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Paleocene eocene thermal maximum petm for global warming

Gas, Probably Methane, Is Seeping From 570 Sites off the East Coast One of the best ways to explore how human-induced global warming will affect Earth in future is to study the way our planet responded to climate change in the past.

Many researchers think the Paleocene—Eocene Thermal Maximum PETM 55 million years ago is particularly relevant to our current situation, because it also involved a massive injection of carbon into the atmosphere that led to spiraling global temperatures. Not all researchers have been convinced we have much to learn from the PETM, though.

Paleocene-Eocene Thermal Maximum

Some studies suggested the climate back then changed far more slowly than it is changing now, with atmospheric carbon building up gradually over about 20,000 years, perhaps because of the slow release of volcanic gases. Still other studies concluded that the PETM changes occurred far too rapidly for comparisons with our present situation.

Ancient Climate Events: Paleocene Eocene Thermal Maximum

A study last year suggested that atmospheric carbon soared within just a few yearsmaybe due to a massive influx of carbon from a comet impact. Researchers led by Gabe Bowen at the University of Utah drilled an 820-foot core out of the ground near Powell, Wyoming. Their sample cuts through ancient soils—now turned to stone—that formed before, during and after the PETM.

The soil layers contain thousands of carbonate nodules, each of which holds varieties of carbon that reflect the composition of the atmosphere at the time the nodule formed.

Paleocene-Eocene Thermal Maximum (PETM)

By measuring these varieties, or isotopes, within each nodule, the researchers could build a picture of how carbon was added to the ancient atmosphere. Gray, roundish nodules of carbonate dot these sediment cores drilled from northern Wyoming. But perhaps the most interesting finding was that the PETM seems to have involved two separate carbon pulses. A few thousand years before the PETM got into full swing, there was a short-lived period of global warming.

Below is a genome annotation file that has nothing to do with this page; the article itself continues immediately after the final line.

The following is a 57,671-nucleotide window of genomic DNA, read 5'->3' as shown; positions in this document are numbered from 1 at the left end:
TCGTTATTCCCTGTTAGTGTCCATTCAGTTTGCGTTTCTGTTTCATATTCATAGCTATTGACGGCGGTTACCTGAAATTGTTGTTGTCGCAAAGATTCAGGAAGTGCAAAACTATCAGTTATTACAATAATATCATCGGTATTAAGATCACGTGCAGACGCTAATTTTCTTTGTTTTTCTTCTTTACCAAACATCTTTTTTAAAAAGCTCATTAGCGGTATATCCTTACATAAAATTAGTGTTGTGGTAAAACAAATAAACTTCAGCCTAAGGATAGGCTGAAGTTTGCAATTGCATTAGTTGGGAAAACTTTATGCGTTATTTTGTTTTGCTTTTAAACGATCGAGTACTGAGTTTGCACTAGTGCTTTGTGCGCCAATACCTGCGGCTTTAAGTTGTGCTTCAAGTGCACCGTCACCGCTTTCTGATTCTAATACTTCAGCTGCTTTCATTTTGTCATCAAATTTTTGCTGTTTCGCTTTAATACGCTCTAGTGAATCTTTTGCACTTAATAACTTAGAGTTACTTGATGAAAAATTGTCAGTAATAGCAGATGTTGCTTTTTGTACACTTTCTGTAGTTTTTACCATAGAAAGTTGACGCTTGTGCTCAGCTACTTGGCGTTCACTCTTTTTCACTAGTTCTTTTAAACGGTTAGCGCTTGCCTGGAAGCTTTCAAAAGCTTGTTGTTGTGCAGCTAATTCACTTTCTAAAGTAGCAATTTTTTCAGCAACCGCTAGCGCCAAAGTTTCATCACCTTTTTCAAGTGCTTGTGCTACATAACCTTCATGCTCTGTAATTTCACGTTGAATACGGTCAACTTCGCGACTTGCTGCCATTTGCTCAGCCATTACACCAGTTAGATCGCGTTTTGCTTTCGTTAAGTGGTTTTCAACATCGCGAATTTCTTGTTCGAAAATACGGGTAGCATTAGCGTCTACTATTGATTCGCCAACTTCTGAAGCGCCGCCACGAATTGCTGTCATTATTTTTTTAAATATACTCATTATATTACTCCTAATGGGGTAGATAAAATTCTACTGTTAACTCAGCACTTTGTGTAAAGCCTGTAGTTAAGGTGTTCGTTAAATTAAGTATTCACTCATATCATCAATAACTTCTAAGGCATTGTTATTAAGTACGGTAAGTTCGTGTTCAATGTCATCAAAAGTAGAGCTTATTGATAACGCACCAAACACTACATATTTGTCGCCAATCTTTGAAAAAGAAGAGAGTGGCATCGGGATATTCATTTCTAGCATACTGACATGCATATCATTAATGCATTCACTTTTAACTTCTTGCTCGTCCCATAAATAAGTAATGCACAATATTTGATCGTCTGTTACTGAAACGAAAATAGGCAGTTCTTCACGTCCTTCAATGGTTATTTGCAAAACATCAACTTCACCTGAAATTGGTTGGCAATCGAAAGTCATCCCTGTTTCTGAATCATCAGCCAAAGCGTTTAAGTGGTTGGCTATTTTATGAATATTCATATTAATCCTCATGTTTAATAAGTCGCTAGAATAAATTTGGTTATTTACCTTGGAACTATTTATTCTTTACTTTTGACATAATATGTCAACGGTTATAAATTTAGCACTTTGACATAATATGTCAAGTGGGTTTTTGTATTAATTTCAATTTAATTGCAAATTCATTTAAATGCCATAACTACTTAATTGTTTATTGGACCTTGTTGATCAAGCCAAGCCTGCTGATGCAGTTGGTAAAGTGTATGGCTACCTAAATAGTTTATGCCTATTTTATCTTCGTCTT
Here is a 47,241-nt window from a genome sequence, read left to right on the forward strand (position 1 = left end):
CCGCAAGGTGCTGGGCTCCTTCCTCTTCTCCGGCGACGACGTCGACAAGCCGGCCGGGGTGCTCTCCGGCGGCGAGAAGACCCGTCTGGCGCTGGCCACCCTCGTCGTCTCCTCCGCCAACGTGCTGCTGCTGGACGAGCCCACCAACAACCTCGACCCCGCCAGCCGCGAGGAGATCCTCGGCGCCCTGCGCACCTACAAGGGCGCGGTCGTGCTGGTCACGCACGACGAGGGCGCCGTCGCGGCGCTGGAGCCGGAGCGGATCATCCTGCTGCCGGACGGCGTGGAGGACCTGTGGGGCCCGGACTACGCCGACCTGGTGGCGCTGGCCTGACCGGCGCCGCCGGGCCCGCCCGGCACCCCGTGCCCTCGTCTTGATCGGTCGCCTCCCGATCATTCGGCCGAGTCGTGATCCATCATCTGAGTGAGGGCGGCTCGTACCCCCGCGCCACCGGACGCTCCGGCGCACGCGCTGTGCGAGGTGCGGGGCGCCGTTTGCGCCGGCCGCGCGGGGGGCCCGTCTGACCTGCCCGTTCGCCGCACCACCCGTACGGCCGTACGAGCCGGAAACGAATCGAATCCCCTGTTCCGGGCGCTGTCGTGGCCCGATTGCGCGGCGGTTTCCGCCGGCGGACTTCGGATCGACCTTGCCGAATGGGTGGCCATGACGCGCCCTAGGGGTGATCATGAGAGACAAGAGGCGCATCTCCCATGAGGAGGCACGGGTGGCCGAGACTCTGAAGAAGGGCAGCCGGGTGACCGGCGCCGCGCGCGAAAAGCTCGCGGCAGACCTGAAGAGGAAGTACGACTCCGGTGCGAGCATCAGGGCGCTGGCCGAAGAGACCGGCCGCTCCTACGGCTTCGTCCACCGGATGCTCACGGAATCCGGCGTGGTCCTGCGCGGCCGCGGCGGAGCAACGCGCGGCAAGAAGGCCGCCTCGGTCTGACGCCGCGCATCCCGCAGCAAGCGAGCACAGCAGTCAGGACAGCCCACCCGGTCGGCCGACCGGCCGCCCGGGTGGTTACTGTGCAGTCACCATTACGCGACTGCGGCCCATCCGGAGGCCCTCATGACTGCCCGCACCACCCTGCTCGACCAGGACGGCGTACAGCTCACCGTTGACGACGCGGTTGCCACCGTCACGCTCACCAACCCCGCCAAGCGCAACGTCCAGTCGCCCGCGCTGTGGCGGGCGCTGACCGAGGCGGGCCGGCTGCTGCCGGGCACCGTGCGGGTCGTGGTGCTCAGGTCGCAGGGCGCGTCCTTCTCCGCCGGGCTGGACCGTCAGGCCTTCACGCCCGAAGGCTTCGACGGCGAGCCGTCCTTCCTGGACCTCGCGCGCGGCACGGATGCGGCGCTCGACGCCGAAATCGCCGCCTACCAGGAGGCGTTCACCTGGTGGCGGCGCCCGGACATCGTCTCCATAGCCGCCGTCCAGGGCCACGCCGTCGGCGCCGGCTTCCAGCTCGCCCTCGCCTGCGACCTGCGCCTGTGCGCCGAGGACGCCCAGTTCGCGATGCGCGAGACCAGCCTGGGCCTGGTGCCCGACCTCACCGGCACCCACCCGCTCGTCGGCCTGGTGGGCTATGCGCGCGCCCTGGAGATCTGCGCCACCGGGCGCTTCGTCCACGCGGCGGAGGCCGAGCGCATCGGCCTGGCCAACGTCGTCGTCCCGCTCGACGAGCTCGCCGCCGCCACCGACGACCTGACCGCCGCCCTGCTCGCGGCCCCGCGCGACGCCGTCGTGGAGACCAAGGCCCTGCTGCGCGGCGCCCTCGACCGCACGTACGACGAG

Atmospheric carbon levels shot up over the course of perhaps 1500 years, stayed high for a millennium or so then rapidly returned to normal. After another couple of millennia, carbon levels shot up again—but this time they stayed high for tens of thousands of years, causing the true PETM event.

And because there were two distinct pulses of warming, the comet scenario looks weak too.

Ancient Earth Warmed Dramatically After a One-Two Carbon Punch

William Clyde, University of New Hampshire Instead, the authors argue that a release of methane from deposits below the seafloor would explain both the rate of change and the curious double pulses. This methane is normally safely locked away in a solid form called methane clathratebut even an undersea landslide might have been enough to destabilize an area of the seafloor and unlock a vast clathrate deposit.

That kind of event could have triggered the short-lived pulse of global warming before the main PETM event. Warmer oceans can themselves destabilize clathrate deposits, which might explain where the second carbon pulse came from, says Wing.

When global warming made our world super-hot

If this scenario is correct, it makes the PETM even more relevant to today—the oceans are warming up once more, and clathrate deposits below the seafloor are again beginning to destabilize.

Methane clathrates released from sediments in Russia's Lake Baikal seem to bubble through the ice. Other researchers say they have seen hints of the two pulses in their earlier studies.

Even so, not everyone is convinced that the latest evidence sounds the death knell for previous warming scenarios. The world was a very different place 55 million years ago. For instance, even before the PETM, the planet was already so warm that there were no ice caps.